Preseason Publications

While college football provides year-round entertainment and grist for gossip among many fans, the month of June really kicks off the countdown to the coming season.

That’s because the always popular preseason publications are available at your favorite magazine stand.

If you are one of those fans that grew up enjoying the pocket sized Peek’s Guide or waiting for the slick and shiny new Street and Smith’s every summer, you know the great fun yearbooks provide.

A relative newcomer to the field arrives this week from the The Kickoff, a venerable weekly publication covering college football from the Chattanooga area since 1951. Owner/publisher Bill Hope and editor Jim Gumm just wrapped up their second preseason annual. It’s an attractive and informative yearbook (for which I was proud to contribute the SEC preview section) and I encourage you to find a copy at your local news stand or order online by clicking on the link above or picture below.

As your budget allows, please support college football publishers by purhasing the preseason annuals.

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Conference Realignment: Wild Wild Whispers


A Wild, Wild Whisper
by Bob Epling
The Campus Game
June 12, 2010

There’s a wild, wild whisper blowing in the wind …
(Lady Antebellum – American Honey)

This is the second of a series of columns on the current state of big-time college football. Part Two examines potential conference expansion and realignment, and the factors driving these significant changes. Part One provided an introduction to and explanation of the Bowl Championship Series (BCS).

Those wild, wild whispers about conference expansion and realignment in college athletics have now become a roaring reality.

The Big Ten, accelerating an expansion schedule first publicized by conference commissioner Jim Delany in December, will soon formally accept Nebraska’s application to join.

The Pac-10 yesterday announced the admission of Colorado into the league.

The reeling Big 12 Conference, jilted league to both the Cornhuskers and the Buffaloes, will in all likelihood soon lose four or five other members to the plunderers from the Pacific Coast.

The institutions left behind and those conferences not yet directly involved in the tumult warily wait and watch, some seeking to strengthen their current circumstances, others simply hoping for a safe, soft landing spot.

The topic of conference expansion has dominated newspapers and online publications for the past couple of weeks. This article seeks to summarize the current status of conference realignment, and identify the main reasons for these changes. A future column will take up the mostly unexplored question of what impact these seismic realignments will have on college football bowls.

Here is a recap of the current realignment status.

The Big Ten may or may not stop with the addition of Nebraska (it seems likely the conference will add two to four more members). Among the schools considered to be primary Delany targets are Notre Dame, Maryland, Rutgers, Syracuse, and possibly Pitt and Missouri.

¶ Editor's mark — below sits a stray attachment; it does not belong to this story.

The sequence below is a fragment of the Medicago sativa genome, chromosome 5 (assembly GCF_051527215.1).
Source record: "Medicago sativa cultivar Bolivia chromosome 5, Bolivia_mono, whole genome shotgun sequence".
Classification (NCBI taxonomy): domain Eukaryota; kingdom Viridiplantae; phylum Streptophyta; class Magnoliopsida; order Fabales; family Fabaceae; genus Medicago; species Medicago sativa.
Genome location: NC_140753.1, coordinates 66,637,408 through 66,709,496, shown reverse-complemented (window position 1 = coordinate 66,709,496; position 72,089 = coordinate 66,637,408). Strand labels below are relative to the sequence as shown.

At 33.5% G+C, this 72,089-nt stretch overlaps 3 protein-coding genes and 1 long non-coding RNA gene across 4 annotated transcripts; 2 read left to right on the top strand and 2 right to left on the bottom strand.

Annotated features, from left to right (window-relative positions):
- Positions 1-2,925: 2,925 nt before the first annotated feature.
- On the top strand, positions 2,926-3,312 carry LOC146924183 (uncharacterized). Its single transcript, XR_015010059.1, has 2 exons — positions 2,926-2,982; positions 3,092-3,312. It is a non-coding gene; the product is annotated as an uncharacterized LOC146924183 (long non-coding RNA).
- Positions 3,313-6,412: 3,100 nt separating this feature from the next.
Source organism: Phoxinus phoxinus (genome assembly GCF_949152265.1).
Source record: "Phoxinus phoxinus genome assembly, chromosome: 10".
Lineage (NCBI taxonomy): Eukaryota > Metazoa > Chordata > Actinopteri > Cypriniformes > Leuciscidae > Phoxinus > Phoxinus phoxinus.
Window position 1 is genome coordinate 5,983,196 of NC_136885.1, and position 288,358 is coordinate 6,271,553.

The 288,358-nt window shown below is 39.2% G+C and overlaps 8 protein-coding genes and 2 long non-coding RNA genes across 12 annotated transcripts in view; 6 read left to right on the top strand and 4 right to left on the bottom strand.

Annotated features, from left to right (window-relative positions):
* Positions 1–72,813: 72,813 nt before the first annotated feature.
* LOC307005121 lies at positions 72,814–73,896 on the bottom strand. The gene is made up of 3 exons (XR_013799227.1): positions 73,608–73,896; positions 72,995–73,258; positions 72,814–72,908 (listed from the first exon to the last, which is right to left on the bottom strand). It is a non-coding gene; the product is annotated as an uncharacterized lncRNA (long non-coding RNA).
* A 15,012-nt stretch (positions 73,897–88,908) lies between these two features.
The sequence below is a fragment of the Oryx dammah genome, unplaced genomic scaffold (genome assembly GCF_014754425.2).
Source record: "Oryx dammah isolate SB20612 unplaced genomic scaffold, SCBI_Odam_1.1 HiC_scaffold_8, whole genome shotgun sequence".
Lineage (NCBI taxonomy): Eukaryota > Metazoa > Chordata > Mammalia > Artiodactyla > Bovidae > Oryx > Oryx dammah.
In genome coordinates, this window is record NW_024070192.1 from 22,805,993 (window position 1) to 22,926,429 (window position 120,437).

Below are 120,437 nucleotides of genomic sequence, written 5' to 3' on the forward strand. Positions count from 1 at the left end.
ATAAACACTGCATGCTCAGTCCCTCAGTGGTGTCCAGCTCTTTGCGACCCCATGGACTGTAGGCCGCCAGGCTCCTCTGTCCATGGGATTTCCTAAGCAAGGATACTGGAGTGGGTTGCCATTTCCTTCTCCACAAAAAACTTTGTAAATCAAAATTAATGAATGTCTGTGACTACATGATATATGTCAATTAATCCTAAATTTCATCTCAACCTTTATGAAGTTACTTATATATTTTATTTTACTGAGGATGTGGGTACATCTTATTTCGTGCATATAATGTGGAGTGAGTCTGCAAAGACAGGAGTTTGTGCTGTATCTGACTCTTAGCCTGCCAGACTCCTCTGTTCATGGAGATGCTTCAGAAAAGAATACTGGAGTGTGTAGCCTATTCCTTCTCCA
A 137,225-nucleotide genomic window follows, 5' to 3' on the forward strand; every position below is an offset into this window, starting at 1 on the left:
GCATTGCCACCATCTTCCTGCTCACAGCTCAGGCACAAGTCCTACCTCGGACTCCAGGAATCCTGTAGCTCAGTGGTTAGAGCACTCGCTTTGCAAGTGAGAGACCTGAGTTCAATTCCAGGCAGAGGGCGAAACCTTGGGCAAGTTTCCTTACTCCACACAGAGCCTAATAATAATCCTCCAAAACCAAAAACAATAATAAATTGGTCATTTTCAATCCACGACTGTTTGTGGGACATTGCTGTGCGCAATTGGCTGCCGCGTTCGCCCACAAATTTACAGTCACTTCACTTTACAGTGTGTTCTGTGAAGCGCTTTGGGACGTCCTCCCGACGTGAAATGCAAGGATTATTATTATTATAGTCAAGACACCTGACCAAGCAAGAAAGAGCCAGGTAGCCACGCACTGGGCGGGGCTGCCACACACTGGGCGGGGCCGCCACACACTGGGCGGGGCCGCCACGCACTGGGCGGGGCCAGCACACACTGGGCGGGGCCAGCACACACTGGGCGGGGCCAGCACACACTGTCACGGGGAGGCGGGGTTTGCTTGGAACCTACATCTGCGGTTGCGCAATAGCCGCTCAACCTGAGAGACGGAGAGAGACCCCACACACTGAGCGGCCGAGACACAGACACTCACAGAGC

Out West, Pac-10 Commissioner Larry Scott seems intent on expanding to sixteen teams by adding nearly the entire Big 12 South to the league rolls. Oklahoma, Oklahoma State, Texas, and Texas Tech reportedly favor accepting invitations, while Texas A&M seems to be wavering slightly between joining them or trekking east to the Southeastern Conference. I expect the Aggies to stick with their conference colleagues and flee west.

The Big 12 might not be dead, but life support may be in order and the electricity plug could be pulled next week should the exodus to the Pac-10 occur. Remaining members Baylor, Iowa State, Kansas, Kansas State, and Missouri could be scrambling to find a new home or might be part of an effort to keep the league together by luring new schools. Should the latter happen, expect schools such as TCU, SMU, Louisville, Memphis, and others to be mentioned.

Notre Dame, probably the Big Ten’s top target, is clinging to its long-held football independence but the Irish have to be sweating on behalf of all the other sports on campus. Those teams need the structure of a league to thrive … should the Big Ten pillage the Big East, ND could be forced into accepting an invitation to protect all the sports other than football. Ironic and unenviable.

The SEC, typically a proactive bunch, had been on the sidelines until reports this week that Texas A&M might be open to an invitation (Texas obviously would be accepted with open arms but the Longhorns are apparently averse to the idea). Should the Aggies shun their Big 12 South brethren and move to the SEC, the conference would likely look to the ACC to even out its membership (Virginia Tech?). If the Aggies do the expected and go west, I believe the SEC will wait before making major moves … unless these new super-conferences are granted two automatic BCS bowl bids (a topic to be addressed in the next article in this series).